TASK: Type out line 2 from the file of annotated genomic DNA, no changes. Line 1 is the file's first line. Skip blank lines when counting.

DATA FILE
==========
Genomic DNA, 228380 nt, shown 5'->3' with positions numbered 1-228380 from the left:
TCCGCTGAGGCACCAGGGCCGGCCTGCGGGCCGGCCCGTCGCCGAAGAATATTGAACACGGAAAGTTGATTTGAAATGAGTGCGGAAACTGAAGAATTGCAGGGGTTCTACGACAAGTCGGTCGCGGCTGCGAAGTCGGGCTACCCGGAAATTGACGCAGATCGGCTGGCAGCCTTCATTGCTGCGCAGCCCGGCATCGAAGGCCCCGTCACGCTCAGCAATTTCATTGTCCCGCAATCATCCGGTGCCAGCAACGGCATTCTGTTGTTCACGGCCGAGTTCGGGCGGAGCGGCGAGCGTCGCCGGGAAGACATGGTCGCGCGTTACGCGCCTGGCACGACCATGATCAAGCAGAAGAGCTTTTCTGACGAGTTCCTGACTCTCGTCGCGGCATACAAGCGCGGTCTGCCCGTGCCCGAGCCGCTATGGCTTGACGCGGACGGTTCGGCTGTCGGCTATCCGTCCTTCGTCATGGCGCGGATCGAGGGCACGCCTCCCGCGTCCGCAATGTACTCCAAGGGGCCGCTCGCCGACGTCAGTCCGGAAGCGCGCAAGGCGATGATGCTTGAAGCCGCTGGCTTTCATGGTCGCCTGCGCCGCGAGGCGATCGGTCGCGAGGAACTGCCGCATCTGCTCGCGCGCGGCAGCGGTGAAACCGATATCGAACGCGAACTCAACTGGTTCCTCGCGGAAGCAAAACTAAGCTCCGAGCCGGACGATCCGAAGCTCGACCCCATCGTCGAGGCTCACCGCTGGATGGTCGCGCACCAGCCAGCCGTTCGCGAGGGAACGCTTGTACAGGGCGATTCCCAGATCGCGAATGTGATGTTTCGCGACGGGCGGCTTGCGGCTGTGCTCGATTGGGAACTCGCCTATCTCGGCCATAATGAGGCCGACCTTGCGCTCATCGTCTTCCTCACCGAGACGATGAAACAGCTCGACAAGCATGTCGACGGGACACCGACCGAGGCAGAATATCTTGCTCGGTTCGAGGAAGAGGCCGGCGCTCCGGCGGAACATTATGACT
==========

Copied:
TCCGCTGAGGCACCAGGGCCGGCCTGCGGGCCGGCCCGTCGCCGAAGAATATTGAACACGGAAAGTTGATTTGAAATGAGTGCGGAAACTGAAGAATTGCAGGGGTTCTACGACAAGTCGGTCGCGGCTGCGAAGTCGGGCTACCCGGAAATTGACGCAGATCGGCTGGCAGCCTTCATTGCTGCGCAGCCCGGCATCGAAGGCCCCGTCACGCTCAGCAATTTCATTGTCCCGCAATCATCCGGTGCCAGCAACGGCATTCTGTTGTTCACGGCCGAGTTCGGGCGGAGCGGCGAGCGTCGCCGGGAAGACATGGTCGCGCGTTACGCGCCTGGCACGACCATGATCAAGCAGAAGAGCTTTTCTGACGAGTTCCTGACTCTCGTCGCGGCATACAAGCGCGGTCTGCCCGTGCCCGAGCCGCTATGGCTTGACGCGGACGGTTCGGCTGTCGGCTATCCGTCCTTCGTCATGGCGCGGATCGAGGGCACGCCTCCCGCGTCCGCAATGTACTCCAAGGGGCCGCTCGCCGACGTCAGTCCGGAAGCGCGCAAGGCGATGATGCTTGAAGCCGCTGGCTTTCATGGTCGCCTGCGCCGCGAGGCGATCGGTCGCGAGGAACTGCCGCATCTGCTCGCGCGCGGCAGCGGTGAAACCGATATCGAACGCGAACTCAACTGGTTCCTCGCGGAAGCAAAACTAAGCTCCGAGCCGGACGATCCGAAGCTCGACCCCATCGTCGAGGCTCACCGCTGGATGGTCGCGCACCAGCCAGCCGTTCGCGAGGGAACGCTTGTACAGGGCGATTCCCAGATCGCGAATGTGATGTTTCGCGACGGGCGGCTTGCGGCTGTGCTCGATTGGGAACTCGCCTATCTCGGCCATAATGAGGCCGACCTTGCGCTCATCGTCTTCCTCACCGAGACGATGAAACAGCTCGACAAGCATGTCGACGGGACACCGACCGAGGCAGAATATCTTGCTCGGTTCGAGGAAGAGGCCGGCGCTCCGGCGGAACATTATGACT